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How to Sell an Advertising and Marketing Business

South African consumers really value great advertising and marketing content and respond particularly well to ads that are relatable and evoke human emotions.

Advertising and marketing play an important role in South Africa’s consumer industry. There have been a few companies that have made a name for themselves by using locally targeted copy and authentic ideas to communicate with their audiences.

Digital marketing in South Africa has increased significantly, with 40% of the population (15 million people) using social media on their mobile phones, which opens the playing field for targeted advertising. With potential areas of growth in the advertising and marketing industry, entrepreneurs could be more likely to consider buying a business in this sector.


This article outlines the importance of planning your exit strategy while also keeping a firm grip on making sure the agency continues to run smoothly and profitably. There are guidelines on how to find a buyer, what aspects to consider when valuing a service business and the benefits of hiring a broker.

Planning is keySell Your Business

Plan the sale of your agency at least a year in advance, this will give you time to prepare your accounts, address any staffing issues, find a broker and solicitor to facilitate the sale proceedings. If you plan to act alone, research the sale process and refine your negotiation skills.

You will need to arrange a valuation to sell your business. A commercial valuer will determine how much demand there is within the marketplace, what other similar businesses are for sale, and how much your business could be worth to a potential buyer?

Due to the nature of the trade, advertising is a low asset business and marketing is a low margin industry, so finding a buyer to take over an established company may be difficult as they’re likely to have their own creative aspirations, values and targets.

Your client list, referrals and repeat contracts are all important assets for your agency; will you be including your wealth of contacts within the sale? Or are you planning to take your clientele with you? This will affect the asking price and the amount of interest you receive.

Finding potential buyers

A business broker will market the sale of your business, and many come with a valuable list of contacts that can speed up the selling process. A broker will work on commission, so they also have a vested interest in selling the business for the highest price possible.

Do not underestimate your own network of contacts; after years of operating in the advertising and marketing sector, you will have built up a valuable list of connections. Sometimes all it takes is speaking to the right person at the right time to strike a deal.


To keep potential buyers interested, you should have all the necessary documentation and accounts to hand and respond quickly to emails. Arrange a phone call or meet buyers in person to give them a lasting impression, as they may have emailed numerous vendors.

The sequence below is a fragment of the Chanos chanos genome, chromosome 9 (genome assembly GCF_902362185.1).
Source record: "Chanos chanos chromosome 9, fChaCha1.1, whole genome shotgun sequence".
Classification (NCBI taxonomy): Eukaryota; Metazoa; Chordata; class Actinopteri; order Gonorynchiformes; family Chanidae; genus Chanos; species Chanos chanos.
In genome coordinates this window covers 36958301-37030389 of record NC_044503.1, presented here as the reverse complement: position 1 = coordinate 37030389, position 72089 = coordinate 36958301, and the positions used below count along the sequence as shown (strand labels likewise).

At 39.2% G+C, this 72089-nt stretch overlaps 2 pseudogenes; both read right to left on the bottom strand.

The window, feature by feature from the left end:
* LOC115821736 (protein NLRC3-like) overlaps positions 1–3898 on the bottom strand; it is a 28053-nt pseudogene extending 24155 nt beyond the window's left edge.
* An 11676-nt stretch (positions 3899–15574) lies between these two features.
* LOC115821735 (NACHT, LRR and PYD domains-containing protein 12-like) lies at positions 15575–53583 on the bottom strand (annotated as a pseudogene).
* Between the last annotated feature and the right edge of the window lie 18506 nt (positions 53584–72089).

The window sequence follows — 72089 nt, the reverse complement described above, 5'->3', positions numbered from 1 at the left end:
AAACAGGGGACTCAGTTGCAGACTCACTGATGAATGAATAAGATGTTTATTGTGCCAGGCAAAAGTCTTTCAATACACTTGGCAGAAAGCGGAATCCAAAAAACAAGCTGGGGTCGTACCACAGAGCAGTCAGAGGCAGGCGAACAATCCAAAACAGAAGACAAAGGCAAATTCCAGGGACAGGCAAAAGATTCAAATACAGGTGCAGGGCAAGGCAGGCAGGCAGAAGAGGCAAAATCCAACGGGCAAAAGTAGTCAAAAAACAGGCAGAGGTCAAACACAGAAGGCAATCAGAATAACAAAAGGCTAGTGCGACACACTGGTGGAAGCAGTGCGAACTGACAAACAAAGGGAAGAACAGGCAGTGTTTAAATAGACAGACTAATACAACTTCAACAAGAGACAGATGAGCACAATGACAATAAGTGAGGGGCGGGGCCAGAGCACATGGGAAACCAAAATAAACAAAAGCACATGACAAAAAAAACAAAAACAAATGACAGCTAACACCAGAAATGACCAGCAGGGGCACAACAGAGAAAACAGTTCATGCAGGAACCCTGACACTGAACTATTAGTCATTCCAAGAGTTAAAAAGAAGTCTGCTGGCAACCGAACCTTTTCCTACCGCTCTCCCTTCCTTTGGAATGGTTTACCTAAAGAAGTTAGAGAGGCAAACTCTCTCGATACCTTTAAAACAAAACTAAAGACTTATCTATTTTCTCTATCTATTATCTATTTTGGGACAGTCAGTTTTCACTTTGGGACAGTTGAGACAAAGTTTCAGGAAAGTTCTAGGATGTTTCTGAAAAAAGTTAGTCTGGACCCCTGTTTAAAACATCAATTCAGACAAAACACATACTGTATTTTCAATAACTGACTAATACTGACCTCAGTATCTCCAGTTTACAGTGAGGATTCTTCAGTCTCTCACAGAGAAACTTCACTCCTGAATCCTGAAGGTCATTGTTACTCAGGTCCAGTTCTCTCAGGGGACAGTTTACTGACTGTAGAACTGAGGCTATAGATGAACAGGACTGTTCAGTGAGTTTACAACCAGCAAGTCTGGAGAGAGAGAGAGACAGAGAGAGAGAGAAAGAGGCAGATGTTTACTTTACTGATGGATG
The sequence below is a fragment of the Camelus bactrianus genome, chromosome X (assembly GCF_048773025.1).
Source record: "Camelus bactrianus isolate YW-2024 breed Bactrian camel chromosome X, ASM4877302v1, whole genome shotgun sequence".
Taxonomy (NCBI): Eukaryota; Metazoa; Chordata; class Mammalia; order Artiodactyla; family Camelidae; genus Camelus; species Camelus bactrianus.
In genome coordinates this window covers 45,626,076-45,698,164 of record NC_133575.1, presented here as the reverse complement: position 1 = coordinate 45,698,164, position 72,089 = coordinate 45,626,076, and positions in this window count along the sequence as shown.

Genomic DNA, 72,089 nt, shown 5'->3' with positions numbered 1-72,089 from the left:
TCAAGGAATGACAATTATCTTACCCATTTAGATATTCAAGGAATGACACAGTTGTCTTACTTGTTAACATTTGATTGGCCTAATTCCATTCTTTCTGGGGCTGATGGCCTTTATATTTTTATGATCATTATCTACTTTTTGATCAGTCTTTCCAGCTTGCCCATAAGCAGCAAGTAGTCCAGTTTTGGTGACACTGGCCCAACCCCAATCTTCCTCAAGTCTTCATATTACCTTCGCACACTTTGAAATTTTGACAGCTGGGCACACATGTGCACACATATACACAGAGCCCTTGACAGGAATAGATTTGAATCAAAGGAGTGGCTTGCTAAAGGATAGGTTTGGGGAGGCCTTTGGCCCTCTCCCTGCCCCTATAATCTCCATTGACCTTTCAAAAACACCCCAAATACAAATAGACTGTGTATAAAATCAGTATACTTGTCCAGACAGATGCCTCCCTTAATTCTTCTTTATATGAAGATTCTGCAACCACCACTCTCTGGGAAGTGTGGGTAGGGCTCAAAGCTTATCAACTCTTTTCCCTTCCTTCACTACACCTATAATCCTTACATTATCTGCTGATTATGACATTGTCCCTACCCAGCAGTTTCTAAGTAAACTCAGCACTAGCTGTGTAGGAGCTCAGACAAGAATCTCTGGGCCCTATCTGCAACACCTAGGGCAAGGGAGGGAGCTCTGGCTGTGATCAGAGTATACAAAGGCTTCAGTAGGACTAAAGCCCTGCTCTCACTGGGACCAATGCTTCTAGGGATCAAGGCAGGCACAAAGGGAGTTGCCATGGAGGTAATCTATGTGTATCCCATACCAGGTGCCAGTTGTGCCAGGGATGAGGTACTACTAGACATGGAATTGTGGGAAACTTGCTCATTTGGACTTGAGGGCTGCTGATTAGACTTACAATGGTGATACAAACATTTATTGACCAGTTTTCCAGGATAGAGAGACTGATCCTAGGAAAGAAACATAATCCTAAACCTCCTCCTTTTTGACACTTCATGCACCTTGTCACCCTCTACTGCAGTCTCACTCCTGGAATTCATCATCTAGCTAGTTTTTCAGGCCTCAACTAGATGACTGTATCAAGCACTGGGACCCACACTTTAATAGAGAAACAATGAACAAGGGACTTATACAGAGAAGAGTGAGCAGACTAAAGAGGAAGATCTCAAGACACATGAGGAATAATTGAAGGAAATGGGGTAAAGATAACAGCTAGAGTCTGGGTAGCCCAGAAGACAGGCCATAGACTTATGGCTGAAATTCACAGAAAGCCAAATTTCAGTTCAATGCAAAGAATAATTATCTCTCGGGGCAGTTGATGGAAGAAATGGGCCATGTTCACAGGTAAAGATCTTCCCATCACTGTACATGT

Due to the nature of the business, how you advertise and market the sale of your company will reflect on your abilities in the sector. Conferences and networking events are great spots to scout potential buyers, with word-of-mouth advertising one of the most effective methods.

Valuing your business

It can be tricky to value a service business; unlike a bricks-and-mortar enterprise, there are no tangible assets. Advertising and marketing firms can only achieve financial growth – taking on more clients – by making larger losses – hiring more freelancers and increasing costs.

To establish how successful your advertising and marketing business is, you need to offer a repeatable sales formula that potential buyers can benefit from. Your reputation, brand identity and portfolio of client campaigns will also enhance your business valuation.


The agency will be valued higher if you have ongoing retainer contracts in place, where you charge the client a monthly fee over a long-term contract, typically around 12 to 18 months. This will be more appealing as opposed to a company made up of small, one-off projects.

Don’t let the ball drop

Many sellers make the fatal mistake of concentrating all their efforts on their exit strategy, they forget the importance of making sure the business continues to run effectively and profitably throughout the negotiation and sale proceedings.

Hiring professionals to manage the sale proceedings will help you to anticipate every possible risk and outcome before you sign a deal. It also means you can spend time running the business but be sure to keep in regular contact with your broker, solicitor, or lawyer.

Don’t celebrate too early; until you have gone through completion a buyer can always pull out of a sale at the last moment. Selling a business can take between six months to a couple of years; during this time, you must keep your agency thriving and your profit margins high.

Krystena Griffin

About the author

Krystena Griffin writes for all titles in the Dynamis stable including, and as well as other industry publications.